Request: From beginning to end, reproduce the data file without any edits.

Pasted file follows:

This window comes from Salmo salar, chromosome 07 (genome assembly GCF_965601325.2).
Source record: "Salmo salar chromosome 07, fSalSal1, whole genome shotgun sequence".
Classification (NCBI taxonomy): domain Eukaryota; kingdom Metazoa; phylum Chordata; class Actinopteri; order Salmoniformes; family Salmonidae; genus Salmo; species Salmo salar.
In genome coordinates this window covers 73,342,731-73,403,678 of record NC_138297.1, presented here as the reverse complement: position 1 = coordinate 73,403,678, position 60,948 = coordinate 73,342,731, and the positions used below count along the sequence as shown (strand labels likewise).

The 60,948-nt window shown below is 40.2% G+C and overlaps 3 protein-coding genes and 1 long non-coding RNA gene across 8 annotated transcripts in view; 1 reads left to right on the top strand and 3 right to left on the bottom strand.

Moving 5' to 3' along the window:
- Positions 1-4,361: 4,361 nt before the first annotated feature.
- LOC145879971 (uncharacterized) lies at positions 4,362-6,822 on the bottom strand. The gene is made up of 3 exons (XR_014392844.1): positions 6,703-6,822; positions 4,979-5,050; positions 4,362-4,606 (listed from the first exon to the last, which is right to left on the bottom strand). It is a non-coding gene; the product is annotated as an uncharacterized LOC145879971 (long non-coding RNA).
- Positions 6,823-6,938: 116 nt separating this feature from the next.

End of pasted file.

This window comes from Salmo salar, chromosome 07 (genome assembly GCF_965601325.2).
Source record: "Salmo salar chromosome 07, fSalSal1, whole genome shotgun sequence".
Classification (NCBI taxonomy): domain Eukaryota; kingdom Metazoa; phylum Chordata; class Actinopteri; order Salmoniformes; family Salmonidae; genus Salmo; species Salmo salar.
In genome coordinates this window covers 73,342,731-73,403,678 of record NC_138297.1, presented here as the reverse complement: position 1 = coordinate 73,403,678, position 60,948 = coordinate 73,342,731, and the positions used below count along the sequence as shown (strand labels likewise).

The 60,948-nt window shown below is 40.2% G+C and overlaps 3 protein-coding genes and 1 long non-coding RNA gene across 8 annotated transcripts in view; 1 reads left to right on the top strand and 3 right to left on the bottom strand.

Moving 5' to 3' along the window:
- Positions 1-4,361: 4,361 nt before the first annotated feature.
- LOC145879971 (uncharacterized) lies at positions 4,362-6,822 on the bottom strand. The gene is made up of 3 exons (XR_014392844.1): positions 6,703-6,822; positions 4,979-5,050; positions 4,362-4,606 (listed from the first exon to the last, which is right to left on the bottom strand). It is a non-coding gene; the product is annotated as an uncharacterized LOC145879971 (long non-coding RNA).
- Positions 6,823-6,938: 116 nt separating this feature from the next.